BP: Yeah, just coming from high school, I guess I didn't have to block that much and the guys weren't as big as what I'm going against right now. For me, it's just the heart. For blocking you have to want to do it. If you don't want to do it, then it's not going to get done.
Q. Does it take a while to get that mindset of you have to block, you have to want to block; does it take a while to set in?
BP: For me, I would say yes. For me, I'm not the biggest guy. So for me, it was like, ‘oh, how can I block him; he's 6-5, he's this.’ No, you have to have the want to, to do it. So it doesn't matter how small you are. If you want to do something, you can do it.
Q. Physically, how different are you are from when you came in weight-wise compared to how you were?
BP: I'm probably about 10 pounds bigger, but I feel stronger than when I came in here. So I feel like I can do a lot more blocking, running routes, just anything.
Q. And you mentioned high school a minute ago. We've heard so much about Trace McSorley and how schools were looking at him as a safety. What do you remember about Trace the safety in high school?
BP: I would say he was hard-hitting. I do remember that. I mean, just ball hawking, just always around the ball. He helped me out even when I was on offense, him telling me like, ‘Hey, look, you're doing this when you're running this route, or you're doing this; like I notice things like that,’ and just kind of helped me get better.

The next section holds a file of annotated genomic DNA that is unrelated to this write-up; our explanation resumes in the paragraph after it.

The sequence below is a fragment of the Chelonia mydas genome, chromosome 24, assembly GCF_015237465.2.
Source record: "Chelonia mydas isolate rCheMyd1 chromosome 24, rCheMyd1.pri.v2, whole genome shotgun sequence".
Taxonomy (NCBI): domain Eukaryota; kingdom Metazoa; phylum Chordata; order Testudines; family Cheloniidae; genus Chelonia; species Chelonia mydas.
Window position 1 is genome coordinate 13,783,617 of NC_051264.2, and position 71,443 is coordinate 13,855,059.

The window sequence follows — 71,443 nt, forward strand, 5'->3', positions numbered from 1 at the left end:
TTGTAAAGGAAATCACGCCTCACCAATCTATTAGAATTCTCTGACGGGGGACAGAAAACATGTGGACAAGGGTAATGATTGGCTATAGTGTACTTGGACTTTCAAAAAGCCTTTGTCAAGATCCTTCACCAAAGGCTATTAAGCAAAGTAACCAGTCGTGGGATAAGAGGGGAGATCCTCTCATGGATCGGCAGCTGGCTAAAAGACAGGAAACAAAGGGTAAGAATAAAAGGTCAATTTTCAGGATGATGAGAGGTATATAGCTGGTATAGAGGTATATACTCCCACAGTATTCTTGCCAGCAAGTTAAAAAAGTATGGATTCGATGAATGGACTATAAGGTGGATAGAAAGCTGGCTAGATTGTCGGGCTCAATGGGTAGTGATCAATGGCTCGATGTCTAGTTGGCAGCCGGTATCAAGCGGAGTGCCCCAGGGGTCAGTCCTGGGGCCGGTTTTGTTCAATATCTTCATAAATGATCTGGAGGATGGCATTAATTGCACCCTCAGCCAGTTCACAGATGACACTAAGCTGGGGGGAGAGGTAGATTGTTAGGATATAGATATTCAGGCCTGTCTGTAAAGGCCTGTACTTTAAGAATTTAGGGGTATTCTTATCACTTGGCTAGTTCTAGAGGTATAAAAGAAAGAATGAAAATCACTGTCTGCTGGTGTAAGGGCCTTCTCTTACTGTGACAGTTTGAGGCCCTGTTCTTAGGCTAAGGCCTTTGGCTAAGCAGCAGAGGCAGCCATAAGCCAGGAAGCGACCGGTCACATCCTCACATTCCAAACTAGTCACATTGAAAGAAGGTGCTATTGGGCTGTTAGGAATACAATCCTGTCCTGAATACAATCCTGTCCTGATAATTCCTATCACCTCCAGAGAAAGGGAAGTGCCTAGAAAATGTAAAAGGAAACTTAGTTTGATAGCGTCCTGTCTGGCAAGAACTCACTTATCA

Q. Sticking with the blocking, do receivers look at other receivers to kind of learn how to block from them, and if so, what do you watch for and who do you like to look at?
BP: I wouldn't really say that I'm like watching other receivers block. It's kind of just a technique that they teach us in practice. Like the low man wins and hands inside; if you get them outside, replace them and get them back inside. That's kind of what I've been taught, so when I go on the field, I try to do my best to do that.
Q. Speaking of blocking, did you see Trace's block on the linebacker on Miles Sanders’ touchdown run on Saturday, and if you did, what did you think of his form?
BP: No, I did not see that. I'm sorry.
Q. Your lowest point last year, most difficult point sitting out? And describe what your training camp was like because I would have to assume it was pretty good. You're doing pretty well so far.
BP: Last year, with football being taken from me, it was kind of a wake-up call, as in like, ‘Oh, when you get out there, you need to do everything to the best of your ability.’
I can say last year, like sometimes I would be down and I would let that affect me, and it would go to other people. So for me, I kind of said, hey, our core value is positive attitude. I need to have a positive attitude through everything and that's what kind of helped me get through that period when I was at my lowest.
Obviously I did pretty well [in camp]. I tried to basically do all of the details, the small things, because the little things become big things when you don't address them at the beginning.
So kind of just with footwork, just weight, just knowing the offense, things like that, reading defenses. That's what I focused on, and I guess it's helped me.
Q. You scored your only other touchdown here at Penn State in October of 2015 against Indiana, that huge gap, obviously being out last year and everything. How nice was it and how good did it feel to get in the end zone after such a long gap between scores?